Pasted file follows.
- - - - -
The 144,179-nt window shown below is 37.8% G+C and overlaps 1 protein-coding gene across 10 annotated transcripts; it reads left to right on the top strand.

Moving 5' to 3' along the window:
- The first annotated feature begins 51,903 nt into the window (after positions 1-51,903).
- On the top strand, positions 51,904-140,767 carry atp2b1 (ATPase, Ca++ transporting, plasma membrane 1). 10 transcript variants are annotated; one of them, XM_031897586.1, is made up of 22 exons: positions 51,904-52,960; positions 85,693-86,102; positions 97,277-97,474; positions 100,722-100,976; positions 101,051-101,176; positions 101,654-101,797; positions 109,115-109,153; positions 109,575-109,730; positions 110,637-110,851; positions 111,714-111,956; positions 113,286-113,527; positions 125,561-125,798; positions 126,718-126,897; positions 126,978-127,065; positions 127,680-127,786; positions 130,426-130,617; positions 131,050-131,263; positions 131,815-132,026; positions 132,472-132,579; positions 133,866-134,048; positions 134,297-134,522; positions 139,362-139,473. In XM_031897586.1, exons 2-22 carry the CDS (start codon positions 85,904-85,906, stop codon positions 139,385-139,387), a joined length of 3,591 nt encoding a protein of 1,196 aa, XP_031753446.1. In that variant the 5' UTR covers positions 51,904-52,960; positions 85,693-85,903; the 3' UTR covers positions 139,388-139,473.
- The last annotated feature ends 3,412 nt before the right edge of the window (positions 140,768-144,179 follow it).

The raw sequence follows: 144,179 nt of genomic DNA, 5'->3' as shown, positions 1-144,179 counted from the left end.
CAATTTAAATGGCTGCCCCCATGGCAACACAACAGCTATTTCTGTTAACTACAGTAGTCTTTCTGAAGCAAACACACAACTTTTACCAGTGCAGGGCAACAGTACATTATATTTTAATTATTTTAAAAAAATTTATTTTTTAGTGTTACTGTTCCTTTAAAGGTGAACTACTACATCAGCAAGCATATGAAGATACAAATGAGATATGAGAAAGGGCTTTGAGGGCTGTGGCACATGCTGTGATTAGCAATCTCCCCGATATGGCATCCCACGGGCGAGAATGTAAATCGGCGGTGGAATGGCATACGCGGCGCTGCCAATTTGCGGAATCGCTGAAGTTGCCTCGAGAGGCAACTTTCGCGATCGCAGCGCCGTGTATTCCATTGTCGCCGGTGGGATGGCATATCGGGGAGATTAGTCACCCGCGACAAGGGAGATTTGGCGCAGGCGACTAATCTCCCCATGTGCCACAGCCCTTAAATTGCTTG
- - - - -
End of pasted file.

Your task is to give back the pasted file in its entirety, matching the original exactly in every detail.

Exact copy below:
The 144,179-nt window shown below is 37.8% G+C and overlaps 1 protein-coding gene across 10 annotated transcripts; it reads left to right on the top strand.

Moving 5' to 3' along the window:
- The first annotated feature begins 51,903 nt into the window (after positions 1-51,903).
- On the top strand, positions 51,904-140,767 carry atp2b1 (ATPase, Ca++ transporting, plasma membrane 1). 10 transcript variants are annotated; one of them, XM_031897586.1, is made up of 22 exons: positions 51,904-52,960; positions 85,693-86,102; positions 97,277-97,474; positions 100,722-100,976; positions 101,051-101,176; positions 101,654-101,797; positions 109,115-109,153; positions 109,575-109,730; positions 110,637-110,851; positions 111,714-111,956; positions 113,286-113,527; positions 125,561-125,798; positions 126,718-126,897; positions 126,978-127,065; positions 127,680-127,786; positions 130,426-130,617; positions 131,050-131,263; positions 131,815-132,026; positions 132,472-132,579; positions 133,866-134,048; positions 134,297-134,522; positions 139,362-139,473. In XM_031897586.1, exons 2-22 carry the CDS (start codon positions 85,904-85,906, stop codon positions 139,385-139,387), a joined length of 3,591 nt encoding a protein of 1,196 aa, XP_031753446.1. In that variant the 5' UTR covers positions 51,904-52,960; positions 85,693-85,903; the 3' UTR covers positions 139,388-139,473.
- The last annotated feature ends 3,412 nt before the right edge of the window (positions 140,768-144,179 follow it).

The raw sequence follows: 144,179 nt of genomic DNA, 5'->3' as shown, positions 1-144,179 counted from the left end.
CAATTTAAATGGCTGCCCCCATGGCAACACAACAGCTATTTCTGTTAACTACAGTAGTCTTTCTGAAGCAAACACACAACTTTTACCAGTGCAGGGCAACAGTACATTATATTTTAATTATTTTAAAAAAATTTATTTTTTAGTGTTACTGTTCCTTTAAAGGTGAACTACTACATCAGCAAGCATATGAAGATACAAATGAGATATGAGAAAGGGCTTTGAGGGCTGTGGCACATGCTGTGATTAGCAATCTCCCCGATATGGCATCCCACGGGCGAGAATGTAAATCGGCGGTGGAATGGCATACGCGGCGCTGCCAATTTGCGGAATCGCTGAAGTTGCCTCGAGAGGCAACTTTCGCGATCGCAGCGCCGTGTATTCCATTGTCGCCGGTGGGATGGCATATCGGGGAGATTAGTCACCCGCGACAAGGGAGATTTGGCGCAGGCGACTAATCTCCCCATGTGCCACAGCCCTTAAATTGCTTG